For a moment, I considered combining this with my review of Black Vortex Omega, but there’s more than enough to talk about to make this a separate review. Yes, this explores the direct aftermath of the second Guardians of the Galaxy/All-New X-Men event, but it also contains a major character revelation.
All New X-Men 40 packs quite a bit into one issue, both in character development and with the Utopians introduction. Basically, the Utopians are a group of mutants living on the abandoned Utopia island and causing trouble for anyone who approaches, be it scavengers or SHIELD. Maria Hill’s reaction to this being a mutant problem is perfect. While they don’t interact with the X-Men just yet, the story setup is both entertaining and brings what could be a serious situation.
Meanwhile, there’s a lot of character development for the Original X-Men. Cyclop’s space adventures are touched on, but the real focus is on Iceman, Angel and X-23. Angel explains to Laura why he chose the cosmic upgrade, and his reasoning is perfectly sound even if risky. Her reaction to his cosmic upgrade is also explored, and considering she worked with Archangel in X-Force volume 3, this exploration is needed. His reasons, along with her past being touched on, bring a touching moment that deepens their potential as a couple. Again, Bendis shows that the more he writes X-23, the better he is at balancing her voice with the character development he’s given her. Also, Bendis’s Magik dialogue is great as always.
But the real focus will be on Iceman. For those who haven’t paid attention to comic news, several pages leaked a few days ago, where Jean reveals that Iceman is gay. This has already caused a bit of controversy, not because a character is forced to face his true feelings, but because he’s been portrayed as straight since his inception in the 1960’s. That said, my thoughts are that this actually feels in character. While adult Iceman has had several relationships with women over the years, they’ve never lasted or ended well.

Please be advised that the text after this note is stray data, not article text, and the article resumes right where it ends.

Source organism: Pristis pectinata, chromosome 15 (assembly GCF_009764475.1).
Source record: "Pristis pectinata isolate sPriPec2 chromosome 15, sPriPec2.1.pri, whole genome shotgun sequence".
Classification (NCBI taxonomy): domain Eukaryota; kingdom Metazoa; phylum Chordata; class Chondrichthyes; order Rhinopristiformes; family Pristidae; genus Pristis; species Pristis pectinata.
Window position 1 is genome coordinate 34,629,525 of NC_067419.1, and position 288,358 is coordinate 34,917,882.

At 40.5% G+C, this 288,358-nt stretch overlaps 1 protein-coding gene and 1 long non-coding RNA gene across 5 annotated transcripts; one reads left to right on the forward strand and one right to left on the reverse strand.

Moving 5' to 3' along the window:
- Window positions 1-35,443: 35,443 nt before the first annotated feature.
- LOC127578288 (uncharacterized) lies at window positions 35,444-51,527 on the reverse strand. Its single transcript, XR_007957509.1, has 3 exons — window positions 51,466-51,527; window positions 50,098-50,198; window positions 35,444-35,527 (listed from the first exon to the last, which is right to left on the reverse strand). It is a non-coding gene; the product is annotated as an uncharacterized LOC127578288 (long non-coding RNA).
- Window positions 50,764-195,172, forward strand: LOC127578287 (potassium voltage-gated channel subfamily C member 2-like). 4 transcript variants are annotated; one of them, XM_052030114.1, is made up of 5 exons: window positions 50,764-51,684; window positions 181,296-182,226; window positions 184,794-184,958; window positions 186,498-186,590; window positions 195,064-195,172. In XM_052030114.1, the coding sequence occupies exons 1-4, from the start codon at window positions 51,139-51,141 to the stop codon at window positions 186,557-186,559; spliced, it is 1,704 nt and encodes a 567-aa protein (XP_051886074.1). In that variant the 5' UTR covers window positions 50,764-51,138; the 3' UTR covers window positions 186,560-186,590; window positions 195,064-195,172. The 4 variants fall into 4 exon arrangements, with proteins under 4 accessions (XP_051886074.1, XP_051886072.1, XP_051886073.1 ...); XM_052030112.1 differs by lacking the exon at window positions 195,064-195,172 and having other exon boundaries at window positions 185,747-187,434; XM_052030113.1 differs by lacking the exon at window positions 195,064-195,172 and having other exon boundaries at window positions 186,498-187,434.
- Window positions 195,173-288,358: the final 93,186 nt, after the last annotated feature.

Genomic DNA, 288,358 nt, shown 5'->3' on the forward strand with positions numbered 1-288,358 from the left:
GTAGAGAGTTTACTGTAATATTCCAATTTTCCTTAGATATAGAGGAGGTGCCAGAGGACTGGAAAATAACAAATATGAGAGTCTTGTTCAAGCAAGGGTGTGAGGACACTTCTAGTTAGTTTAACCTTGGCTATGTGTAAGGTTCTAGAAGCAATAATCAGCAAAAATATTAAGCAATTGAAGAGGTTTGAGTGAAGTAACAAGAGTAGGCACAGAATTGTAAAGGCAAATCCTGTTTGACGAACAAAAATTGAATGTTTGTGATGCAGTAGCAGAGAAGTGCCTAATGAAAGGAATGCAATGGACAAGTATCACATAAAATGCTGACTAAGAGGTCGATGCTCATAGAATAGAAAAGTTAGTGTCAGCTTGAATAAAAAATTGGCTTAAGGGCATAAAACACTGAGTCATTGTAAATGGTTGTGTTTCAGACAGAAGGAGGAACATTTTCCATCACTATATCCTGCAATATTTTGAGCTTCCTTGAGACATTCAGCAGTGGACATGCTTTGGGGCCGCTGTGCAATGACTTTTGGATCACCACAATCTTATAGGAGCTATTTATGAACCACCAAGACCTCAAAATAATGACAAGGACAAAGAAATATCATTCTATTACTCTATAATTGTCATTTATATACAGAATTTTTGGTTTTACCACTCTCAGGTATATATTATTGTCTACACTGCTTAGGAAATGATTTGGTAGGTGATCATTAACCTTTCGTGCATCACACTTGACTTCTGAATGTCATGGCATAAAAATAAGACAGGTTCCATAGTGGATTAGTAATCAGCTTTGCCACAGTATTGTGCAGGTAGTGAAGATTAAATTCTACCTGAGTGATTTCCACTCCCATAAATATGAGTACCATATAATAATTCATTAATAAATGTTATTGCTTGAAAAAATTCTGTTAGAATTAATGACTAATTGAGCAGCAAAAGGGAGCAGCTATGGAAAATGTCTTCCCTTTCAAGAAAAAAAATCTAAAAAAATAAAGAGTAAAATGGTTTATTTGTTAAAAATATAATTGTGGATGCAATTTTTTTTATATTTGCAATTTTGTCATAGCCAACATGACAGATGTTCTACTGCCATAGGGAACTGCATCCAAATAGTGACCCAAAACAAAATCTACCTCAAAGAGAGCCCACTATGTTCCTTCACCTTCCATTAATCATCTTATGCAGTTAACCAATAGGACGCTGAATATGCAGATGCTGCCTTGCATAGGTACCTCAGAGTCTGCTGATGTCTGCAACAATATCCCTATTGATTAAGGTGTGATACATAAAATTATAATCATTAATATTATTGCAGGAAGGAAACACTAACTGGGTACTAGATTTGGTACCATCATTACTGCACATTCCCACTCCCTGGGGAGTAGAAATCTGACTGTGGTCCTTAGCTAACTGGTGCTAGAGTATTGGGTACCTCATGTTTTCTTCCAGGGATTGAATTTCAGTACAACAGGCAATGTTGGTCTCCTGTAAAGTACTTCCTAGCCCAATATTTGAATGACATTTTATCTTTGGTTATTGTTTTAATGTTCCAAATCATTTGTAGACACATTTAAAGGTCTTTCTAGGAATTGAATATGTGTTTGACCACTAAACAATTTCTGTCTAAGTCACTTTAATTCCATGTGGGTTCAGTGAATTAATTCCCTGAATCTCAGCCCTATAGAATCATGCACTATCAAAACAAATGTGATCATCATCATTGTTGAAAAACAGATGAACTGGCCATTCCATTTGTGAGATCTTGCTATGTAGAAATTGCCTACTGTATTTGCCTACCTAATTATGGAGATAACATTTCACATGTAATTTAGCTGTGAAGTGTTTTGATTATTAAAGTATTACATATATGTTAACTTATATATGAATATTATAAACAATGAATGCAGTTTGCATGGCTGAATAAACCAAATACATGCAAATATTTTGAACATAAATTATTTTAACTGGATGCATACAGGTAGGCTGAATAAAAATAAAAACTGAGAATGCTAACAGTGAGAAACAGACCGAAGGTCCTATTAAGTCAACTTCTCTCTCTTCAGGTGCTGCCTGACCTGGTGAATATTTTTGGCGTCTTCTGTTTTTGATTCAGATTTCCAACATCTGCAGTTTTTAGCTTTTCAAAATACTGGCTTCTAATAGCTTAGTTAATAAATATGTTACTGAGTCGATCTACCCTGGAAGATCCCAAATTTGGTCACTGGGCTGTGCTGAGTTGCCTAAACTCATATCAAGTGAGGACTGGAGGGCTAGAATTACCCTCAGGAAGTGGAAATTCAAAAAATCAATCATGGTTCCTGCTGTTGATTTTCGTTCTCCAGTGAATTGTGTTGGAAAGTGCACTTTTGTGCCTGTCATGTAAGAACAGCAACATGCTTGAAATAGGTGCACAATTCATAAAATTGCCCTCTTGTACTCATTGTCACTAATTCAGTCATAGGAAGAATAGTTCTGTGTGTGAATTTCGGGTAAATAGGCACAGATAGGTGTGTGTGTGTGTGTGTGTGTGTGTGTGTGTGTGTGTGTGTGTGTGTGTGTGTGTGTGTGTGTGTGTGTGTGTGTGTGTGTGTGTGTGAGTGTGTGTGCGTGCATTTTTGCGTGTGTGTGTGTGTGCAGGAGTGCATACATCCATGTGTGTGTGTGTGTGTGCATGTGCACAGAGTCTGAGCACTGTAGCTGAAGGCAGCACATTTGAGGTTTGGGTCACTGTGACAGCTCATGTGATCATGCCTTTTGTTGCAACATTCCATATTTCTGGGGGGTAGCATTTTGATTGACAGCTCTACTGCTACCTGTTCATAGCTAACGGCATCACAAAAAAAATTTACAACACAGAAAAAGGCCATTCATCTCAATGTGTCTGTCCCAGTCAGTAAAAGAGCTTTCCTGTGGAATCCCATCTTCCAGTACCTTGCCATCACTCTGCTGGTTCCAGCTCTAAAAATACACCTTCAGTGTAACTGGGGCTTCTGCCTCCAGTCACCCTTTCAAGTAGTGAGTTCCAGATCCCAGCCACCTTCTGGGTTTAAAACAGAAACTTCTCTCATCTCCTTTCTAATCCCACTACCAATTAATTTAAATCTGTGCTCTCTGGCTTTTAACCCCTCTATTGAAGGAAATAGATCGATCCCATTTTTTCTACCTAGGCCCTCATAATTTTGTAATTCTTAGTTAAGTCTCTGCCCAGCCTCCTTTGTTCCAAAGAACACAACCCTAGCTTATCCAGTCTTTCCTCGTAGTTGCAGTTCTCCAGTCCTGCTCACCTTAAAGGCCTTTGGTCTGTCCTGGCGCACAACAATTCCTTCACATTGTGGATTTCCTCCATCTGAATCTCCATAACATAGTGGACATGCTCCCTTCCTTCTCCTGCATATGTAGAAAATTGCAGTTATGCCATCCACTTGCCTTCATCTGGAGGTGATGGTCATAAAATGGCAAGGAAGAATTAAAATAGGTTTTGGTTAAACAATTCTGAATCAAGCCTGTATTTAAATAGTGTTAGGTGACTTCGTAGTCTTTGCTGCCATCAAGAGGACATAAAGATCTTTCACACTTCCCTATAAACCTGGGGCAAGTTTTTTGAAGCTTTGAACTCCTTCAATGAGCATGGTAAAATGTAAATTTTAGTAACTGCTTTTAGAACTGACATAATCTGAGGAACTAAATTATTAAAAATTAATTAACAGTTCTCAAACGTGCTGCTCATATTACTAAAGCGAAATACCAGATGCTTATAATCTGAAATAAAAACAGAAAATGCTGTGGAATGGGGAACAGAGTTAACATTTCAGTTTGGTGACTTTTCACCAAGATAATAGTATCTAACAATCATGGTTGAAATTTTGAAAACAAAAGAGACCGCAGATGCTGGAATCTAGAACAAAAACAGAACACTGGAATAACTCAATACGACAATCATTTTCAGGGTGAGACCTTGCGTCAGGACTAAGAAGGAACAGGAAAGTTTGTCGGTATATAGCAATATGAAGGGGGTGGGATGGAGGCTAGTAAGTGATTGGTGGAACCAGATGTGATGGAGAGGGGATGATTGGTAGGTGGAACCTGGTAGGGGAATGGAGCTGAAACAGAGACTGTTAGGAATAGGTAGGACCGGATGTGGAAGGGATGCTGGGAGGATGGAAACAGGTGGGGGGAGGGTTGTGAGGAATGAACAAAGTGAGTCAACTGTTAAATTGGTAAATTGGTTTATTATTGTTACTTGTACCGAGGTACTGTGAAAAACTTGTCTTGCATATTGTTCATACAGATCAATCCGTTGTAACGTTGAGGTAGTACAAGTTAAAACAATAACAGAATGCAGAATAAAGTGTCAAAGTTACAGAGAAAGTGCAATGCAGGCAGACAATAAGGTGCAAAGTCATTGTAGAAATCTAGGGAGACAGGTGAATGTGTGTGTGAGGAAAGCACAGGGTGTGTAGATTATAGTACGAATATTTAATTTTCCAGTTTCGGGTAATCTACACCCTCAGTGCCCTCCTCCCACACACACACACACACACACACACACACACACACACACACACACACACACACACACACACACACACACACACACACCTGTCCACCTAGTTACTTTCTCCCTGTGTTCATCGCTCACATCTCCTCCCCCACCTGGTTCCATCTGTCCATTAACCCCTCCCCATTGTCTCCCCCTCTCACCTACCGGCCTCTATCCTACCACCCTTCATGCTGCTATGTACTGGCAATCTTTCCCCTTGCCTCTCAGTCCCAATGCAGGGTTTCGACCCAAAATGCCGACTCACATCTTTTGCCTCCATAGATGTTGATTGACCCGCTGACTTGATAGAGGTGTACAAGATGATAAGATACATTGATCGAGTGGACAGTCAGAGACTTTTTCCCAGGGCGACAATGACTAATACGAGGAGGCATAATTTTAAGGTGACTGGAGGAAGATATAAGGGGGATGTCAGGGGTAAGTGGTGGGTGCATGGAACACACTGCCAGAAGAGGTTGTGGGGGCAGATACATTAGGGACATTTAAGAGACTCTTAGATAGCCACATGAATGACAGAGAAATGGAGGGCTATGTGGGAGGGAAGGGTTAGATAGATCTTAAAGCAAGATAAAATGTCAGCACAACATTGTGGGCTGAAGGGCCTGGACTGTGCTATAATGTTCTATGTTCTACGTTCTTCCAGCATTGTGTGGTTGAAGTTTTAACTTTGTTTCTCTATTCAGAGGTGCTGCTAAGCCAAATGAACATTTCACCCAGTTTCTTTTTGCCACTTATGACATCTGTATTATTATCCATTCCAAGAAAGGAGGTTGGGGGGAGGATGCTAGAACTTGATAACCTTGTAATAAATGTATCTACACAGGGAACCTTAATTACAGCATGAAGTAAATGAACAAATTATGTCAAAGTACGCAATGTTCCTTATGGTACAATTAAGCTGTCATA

The conversation also goes beyond what was leaked, and the reasoning Iceman and Jean come to makes perfect sense. There’s also the aspect that the Black Vortex artifact could have had something to do with it (this is why I considered combining it with my Black Vortex Omega review). It’s hinted that for some characters who later rejected their cosmic upgrade, they’ll be internally changed. While it’s true that Jean Grey is sort-of forcing him to face his true feelings, it’s not out of character for her to unintentionally read someone’s mind and confront them about their thoughts. She makes it clear that she’s only trying to help. Usually I don’t talk about these subjects much because to be honest, I don’t really care, but in this case I felt it necessary to explore my thoughts.
The art by Muhmad Asrar is great. The scenes on Utopia complete themselves with all sorts of debris in the background that resembles the structures the X-Men used to have there. The later reveal of the Utopians shows a good variety of recognizable and jaded mutants. The X-Men’s facial expressions are captured well, whether it’s Jean Grey’s clear concern for Iceman, his surprise when Jean blurts out the reveal, and of course Laura’s skepticism when Angel talks about his reasoning for keeping his cosmic power. Also, the visual storytelling of Maria Hill’s reaction to the Utopia situation is priceless.
This is a great comic. The character development is strong, the dialogue is well-written and the Iceman reveal, while controversial, actually fits the character. With only one issue of All-New left, and then Uncanny X-Men 600 to finish Bendis’s run though, this Utopia story-arc will have to move quickly to finish right. I’m not worried though. Bendis’s X-Men run hasn’t always been great, but his strong character focus makes it worth giving a try for any fans of the franchise who hasn’t yet.